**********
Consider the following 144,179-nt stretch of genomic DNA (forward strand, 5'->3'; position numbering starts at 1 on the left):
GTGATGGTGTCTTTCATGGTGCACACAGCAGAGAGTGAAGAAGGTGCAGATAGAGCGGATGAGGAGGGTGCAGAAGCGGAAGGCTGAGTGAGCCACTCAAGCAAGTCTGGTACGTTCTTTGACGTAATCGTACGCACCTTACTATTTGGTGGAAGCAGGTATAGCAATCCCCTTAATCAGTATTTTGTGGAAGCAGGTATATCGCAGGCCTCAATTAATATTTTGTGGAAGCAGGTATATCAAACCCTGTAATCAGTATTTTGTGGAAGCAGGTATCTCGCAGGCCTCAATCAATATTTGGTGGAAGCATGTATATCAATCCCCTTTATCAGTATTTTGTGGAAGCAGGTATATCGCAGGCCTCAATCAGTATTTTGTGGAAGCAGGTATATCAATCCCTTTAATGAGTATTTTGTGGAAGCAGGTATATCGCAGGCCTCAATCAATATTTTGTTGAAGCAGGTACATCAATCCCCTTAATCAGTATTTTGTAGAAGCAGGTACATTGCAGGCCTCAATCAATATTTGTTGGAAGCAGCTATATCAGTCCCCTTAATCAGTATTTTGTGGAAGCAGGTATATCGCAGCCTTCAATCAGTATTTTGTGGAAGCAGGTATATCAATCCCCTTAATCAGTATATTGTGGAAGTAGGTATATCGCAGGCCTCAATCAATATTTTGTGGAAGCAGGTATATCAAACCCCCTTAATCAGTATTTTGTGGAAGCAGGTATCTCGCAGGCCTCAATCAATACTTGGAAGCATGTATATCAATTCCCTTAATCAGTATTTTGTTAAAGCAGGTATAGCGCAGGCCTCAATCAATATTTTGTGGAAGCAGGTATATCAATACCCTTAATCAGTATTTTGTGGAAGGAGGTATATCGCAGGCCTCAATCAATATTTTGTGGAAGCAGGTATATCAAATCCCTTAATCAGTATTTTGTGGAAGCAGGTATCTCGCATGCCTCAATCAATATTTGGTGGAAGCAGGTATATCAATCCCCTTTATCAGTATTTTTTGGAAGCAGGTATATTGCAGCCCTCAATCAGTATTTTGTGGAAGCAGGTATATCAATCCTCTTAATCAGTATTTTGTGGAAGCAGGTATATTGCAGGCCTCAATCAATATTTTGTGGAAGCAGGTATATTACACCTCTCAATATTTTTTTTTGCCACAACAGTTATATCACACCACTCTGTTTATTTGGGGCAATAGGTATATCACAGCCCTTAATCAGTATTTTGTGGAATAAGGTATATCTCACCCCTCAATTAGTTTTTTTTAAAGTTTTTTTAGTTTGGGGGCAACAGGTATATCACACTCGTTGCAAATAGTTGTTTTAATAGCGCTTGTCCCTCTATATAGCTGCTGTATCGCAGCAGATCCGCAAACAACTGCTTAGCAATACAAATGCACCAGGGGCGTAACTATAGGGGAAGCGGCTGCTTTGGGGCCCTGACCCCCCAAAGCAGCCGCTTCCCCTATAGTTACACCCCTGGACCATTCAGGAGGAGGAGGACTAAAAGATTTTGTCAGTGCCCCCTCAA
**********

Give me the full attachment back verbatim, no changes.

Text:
Consider the following 144,179-nt stretch of genomic DNA (forward strand, 5'->3'; position numbering starts at 1 on the left):
GTGATGGTGTCTTTCATGGTGCACACAGCAGAGAGTGAAGAAGGTGCAGATAGAGCGGATGAGGAGGGTGCAGAAGCGGAAGGCTGAGTGAGCCACTCAAGCAAGTCTGGTACGTTCTTTGACGTAATCGTACGCACCTTACTATTTGGTGGAAGCAGGTATAGCAATCCCCTTAATCAGTATTTTGTGGAAGCAGGTATATCGCAGGCCTCAATTAATATTTTGTGGAAGCAGGTATATCAAACCCTGTAATCAGTATTTTGTGGAAGCAGGTATCTCGCAGGCCTCAATCAATATTTGGTGGAAGCATGTATATCAATCCCCTTTATCAGTATTTTGTGGAAGCAGGTATATCGCAGGCCTCAATCAGTATTTTGTGGAAGCAGGTATATCAATCCCTTTAATGAGTATTTTGTGGAAGCAGGTATATCGCAGGCCTCAATCAATATTTTGTTGAAGCAGGTACATCAATCCCCTTAATCAGTATTTTGTAGAAGCAGGTACATTGCAGGCCTCAATCAATATTTGTTGGAAGCAGCTATATCAGTCCCCTTAATCAGTATTTTGTGGAAGCAGGTATATCGCAGCCTTCAATCAGTATTTTGTGGAAGCAGGTATATCAATCCCCTTAATCAGTATATTGTGGAAGTAGGTATATCGCAGGCCTCAATCAATATTTTGTGGAAGCAGGTATATCAAACCCCCTTAATCAGTATTTTGTGGAAGCAGGTATCTCGCAGGCCTCAATCAATACTTGGAAGCATGTATATCAATTCCCTTAATCAGTATTTTGTTAAAGCAGGTATAGCGCAGGCCTCAATCAATATTTTGTGGAAGCAGGTATATCAATACCCTTAATCAGTATTTTGTGGAAGGAGGTATATCGCAGGCCTCAATCAATATTTTGTGGAAGCAGGTATATCAAATCCCTTAATCAGTATTTTGTGGAAGCAGGTATCTCGCATGCCTCAATCAATATTTGGTGGAAGCAGGTATATCAATCCCCTTTATCAGTATTTTTTGGAAGCAGGTATATTGCAGCCCTCAATCAGTATTTTGTGGAAGCAGGTATATCAATCCTCTTAATCAGTATTTTGTGGAAGCAGGTATATTGCAGGCCTCAATCAATATTTTGTGGAAGCAGGTATATTACACCTCTCAATATTTTTTTTTGCCACAACAGTTATATCACACCACTCTGTTTATTTGGGGCAATAGGTATATCACAGCCCTTAATCAGTATTTTGTGGAATAAGGTATATCTCACCCCTCAATTAGTTTTTTTTAAAGTTTTTTTAGTTTGGGGGCAACAGGTATATCACACTCGTTGCAAATAGTTGTTTTAATAGCGCTTGTCCCTCTATATAGCTGCTGTATCGCAGCAGATCCGCAAACAACTGCTTAGCAATACAAATGCACCAGGGGCGTAACTATAGGGGAAGCGGCTGCTTTGGGGCCCTGACCCCCCAAAGCAGCCGCTTCCCCTATAGTTACACCCCTGGACCATTCAGGAGGAGGAGGACTAAAAGATTTTGTCAGTGCCCCCTCAA